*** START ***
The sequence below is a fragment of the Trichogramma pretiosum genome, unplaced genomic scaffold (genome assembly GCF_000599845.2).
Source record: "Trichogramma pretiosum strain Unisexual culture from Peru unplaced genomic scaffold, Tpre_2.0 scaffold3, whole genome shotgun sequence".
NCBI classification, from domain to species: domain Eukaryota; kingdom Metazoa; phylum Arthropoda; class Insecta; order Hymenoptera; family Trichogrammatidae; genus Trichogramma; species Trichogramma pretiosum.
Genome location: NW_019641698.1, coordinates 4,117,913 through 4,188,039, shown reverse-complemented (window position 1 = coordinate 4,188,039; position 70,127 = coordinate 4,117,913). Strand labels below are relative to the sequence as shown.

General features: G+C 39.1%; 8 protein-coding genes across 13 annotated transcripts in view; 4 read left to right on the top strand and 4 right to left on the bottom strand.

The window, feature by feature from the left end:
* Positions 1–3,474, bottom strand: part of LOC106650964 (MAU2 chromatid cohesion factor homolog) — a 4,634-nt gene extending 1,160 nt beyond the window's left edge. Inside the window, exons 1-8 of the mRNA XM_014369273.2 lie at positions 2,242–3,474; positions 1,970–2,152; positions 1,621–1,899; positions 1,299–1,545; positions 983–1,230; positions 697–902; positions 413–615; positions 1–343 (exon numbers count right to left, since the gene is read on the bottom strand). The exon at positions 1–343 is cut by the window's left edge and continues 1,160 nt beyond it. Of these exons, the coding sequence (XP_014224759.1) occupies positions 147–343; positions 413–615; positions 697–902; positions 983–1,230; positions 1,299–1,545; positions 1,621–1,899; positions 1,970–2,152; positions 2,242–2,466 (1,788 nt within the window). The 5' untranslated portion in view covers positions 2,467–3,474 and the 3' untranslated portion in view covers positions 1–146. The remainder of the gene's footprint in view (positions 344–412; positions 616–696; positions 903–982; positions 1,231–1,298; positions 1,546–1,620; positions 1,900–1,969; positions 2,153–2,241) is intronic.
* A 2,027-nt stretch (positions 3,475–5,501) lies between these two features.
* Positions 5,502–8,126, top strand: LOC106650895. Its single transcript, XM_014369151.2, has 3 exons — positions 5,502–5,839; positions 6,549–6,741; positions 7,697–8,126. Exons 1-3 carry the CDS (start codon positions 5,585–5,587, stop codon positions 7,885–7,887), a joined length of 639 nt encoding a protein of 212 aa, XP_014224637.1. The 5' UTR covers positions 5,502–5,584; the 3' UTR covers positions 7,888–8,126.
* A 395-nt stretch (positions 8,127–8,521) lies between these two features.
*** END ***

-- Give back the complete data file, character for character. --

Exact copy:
The sequence below is a fragment of the Trichogramma pretiosum genome, unplaced genomic scaffold (genome assembly GCF_000599845.2).
Source record: "Trichogramma pretiosum strain Unisexual culture from Peru unplaced genomic scaffold, Tpre_2.0 scaffold3, whole genome shotgun sequence".
NCBI classification, from domain to species: domain Eukaryota; kingdom Metazoa; phylum Arthropoda; class Insecta; order Hymenoptera; family Trichogrammatidae; genus Trichogramma; species Trichogramma pretiosum.
Genome location: NW_019641698.1, coordinates 4,117,913 through 4,188,039, shown reverse-complemented (window position 1 = coordinate 4,188,039; position 70,127 = coordinate 4,117,913). Strand labels below are relative to the sequence as shown.

General features: G+C 39.1%; 8 protein-coding genes across 13 annotated transcripts in view; 4 read left to right on the top strand and 4 right to left on the bottom strand.

The window, feature by feature from the left end:
* Positions 1–3,474, bottom strand: part of LOC106650964 (MAU2 chromatid cohesion factor homolog) — a 4,634-nt gene extending 1,160 nt beyond the window's left edge. Inside the window, exons 1-8 of the mRNA XM_014369273.2 lie at positions 2,242–3,474; positions 1,970–2,152; positions 1,621–1,899; positions 1,299–1,545; positions 983–1,230; positions 697–902; positions 413–615; positions 1–343 (exon numbers count right to left, since the gene is read on the bottom strand). The exon at positions 1–343 is cut by the window's left edge and continues 1,160 nt beyond it. Of these exons, the coding sequence (XP_014224759.1) occupies positions 147–343; positions 413–615; positions 697–902; positions 983–1,230; positions 1,299–1,545; positions 1,621–1,899; positions 1,970–2,152; positions 2,242–2,466 (1,788 nt within the window). The 5' untranslated portion in view covers positions 2,467–3,474 and the 3' untranslated portion in view covers positions 1–146. The remainder of the gene's footprint in view (positions 344–412; positions 616–696; positions 903–982; positions 1,231–1,298; positions 1,546–1,620; positions 1,900–1,969; positions 2,153–2,241) is intronic.
* A 2,027-nt stretch (positions 3,475–5,501) lies between these two features.
* Positions 5,502–8,126, top strand: LOC106650895. Its single transcript, XM_014369151.2, has 3 exons — positions 5,502–5,839; positions 6,549–6,741; positions 7,697–8,126. Exons 1-3 carry the CDS (start codon positions 5,585–5,587, stop codon positions 7,885–7,887), a joined length of 639 nt encoding a protein of 212 aa, XP_014224637.1. The 5' UTR covers positions 5,502–5,584; the 3' UTR covers positions 7,888–8,126.
* A 395-nt stretch (positions 8,127–8,521) lies between these two features.